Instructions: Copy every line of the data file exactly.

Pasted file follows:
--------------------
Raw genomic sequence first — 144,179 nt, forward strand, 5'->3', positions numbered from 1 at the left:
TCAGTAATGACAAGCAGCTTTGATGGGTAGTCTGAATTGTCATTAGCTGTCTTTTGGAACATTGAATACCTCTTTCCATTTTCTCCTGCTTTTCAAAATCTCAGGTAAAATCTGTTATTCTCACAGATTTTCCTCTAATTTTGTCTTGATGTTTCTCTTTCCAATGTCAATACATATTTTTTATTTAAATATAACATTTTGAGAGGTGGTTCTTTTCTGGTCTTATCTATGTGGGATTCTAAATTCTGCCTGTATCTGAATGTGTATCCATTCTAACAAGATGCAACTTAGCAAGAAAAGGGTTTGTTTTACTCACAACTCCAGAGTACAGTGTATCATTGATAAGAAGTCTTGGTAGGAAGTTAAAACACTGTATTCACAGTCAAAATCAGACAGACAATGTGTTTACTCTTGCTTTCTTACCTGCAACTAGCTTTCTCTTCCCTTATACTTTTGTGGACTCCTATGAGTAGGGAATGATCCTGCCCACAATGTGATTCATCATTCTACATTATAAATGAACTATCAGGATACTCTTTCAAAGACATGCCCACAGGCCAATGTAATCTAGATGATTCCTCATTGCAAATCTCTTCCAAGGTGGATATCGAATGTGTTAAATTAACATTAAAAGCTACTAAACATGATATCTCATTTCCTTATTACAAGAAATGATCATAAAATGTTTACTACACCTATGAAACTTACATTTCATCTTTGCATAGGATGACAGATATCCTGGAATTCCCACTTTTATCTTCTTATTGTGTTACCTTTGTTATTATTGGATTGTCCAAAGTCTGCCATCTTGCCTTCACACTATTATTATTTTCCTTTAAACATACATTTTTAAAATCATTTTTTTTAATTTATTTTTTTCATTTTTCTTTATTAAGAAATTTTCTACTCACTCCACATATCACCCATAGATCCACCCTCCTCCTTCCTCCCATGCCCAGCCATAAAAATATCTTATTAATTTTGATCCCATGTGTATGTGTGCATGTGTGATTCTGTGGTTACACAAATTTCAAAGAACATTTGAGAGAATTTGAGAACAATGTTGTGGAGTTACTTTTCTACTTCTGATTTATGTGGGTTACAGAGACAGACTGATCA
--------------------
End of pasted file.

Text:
Raw genomic sequence first — 144,179 nt, forward strand, 5'->3', positions numbered from 1 at the left:
TCAGTAATGACAAGCAGCTTTGATGGGTAGTCTGAATTGTCATTAGCTGTCTTTTGGAACATTGAATACCTCTTTCCATTTTCTCCTGCTTTTCAAAATCTCAGGTAAAATCTGTTATTCTCACAGATTTTCCTCTAATTTTGTCTTGATGTTTCTCTTTCCAATGTCAATACATATTTTTTATTTAAATATAACATTTTGAGAGGTGGTTCTTTTCTGGTCTTATCTATGTGGGATTCTAAATTCTGCCTGTATCTGAATGTGTATCCATTCTAACAAGATGCAACTTAGCAAGAAAAGGGTTTGTTTTACTCACAACTCCAGAGTACAGTGTATCATTGATAAGAAGTCTTGGTAGGAAGTTAAAACACTGTATTCACAGTCAAAATCAGACAGACAATGTGTTTACTCTTGCTTTCTTACCTGCAACTAGCTTTCTCTTCCCTTATACTTTTGTGGACTCCTATGAGTAGGGAATGATCCTGCCCACAATGTGATTCATCATTCTACATTATAAATGAACTATCAGGATACTCTTTCAAAGACATGCCCACAGGCCAATGTAATCTAGATGATTCCTCATTGCAAATCTCTTCCAAGGTGGATATCGAATGTGTTAAATTAACATTAAAAGCTACTAAACATGATATCTCATTTCCTTATTACAAGAAATGATCATAAAATGTTTACTACACCTATGAAACTTACATTTCATCTTTGCATAGGATGACAGATATCCTGGAATTCCCACTTTTATCTTCTTATTGTGTTACCTTTGTTATTATTGGATTGTCCAAAGTCTGCCATCTTGCCTTCACACTATTATTATTTTCCTTTAAACATACATTTTTAAAATCATTTTTTTTAATTTATTTTTTTCATTTTTCTTTATTAAGAAATTTTCTACTCACTCCACATATCACCCATAGATCCACCCTCCTCCTTCCTCCCATGCCCAGCCATAAAAATATCTTATTAATTTTGATCCCATGTGTATGTGTGCATGTGTGATTCTGTGGTTACACAAATTTCAAAGAACATTTGAGAGAATTTGAGAACAATGTTGTGGAGTTACTTTTCTACTTCTGATTTATGTGGGTTACAGAGACAGACTGATCA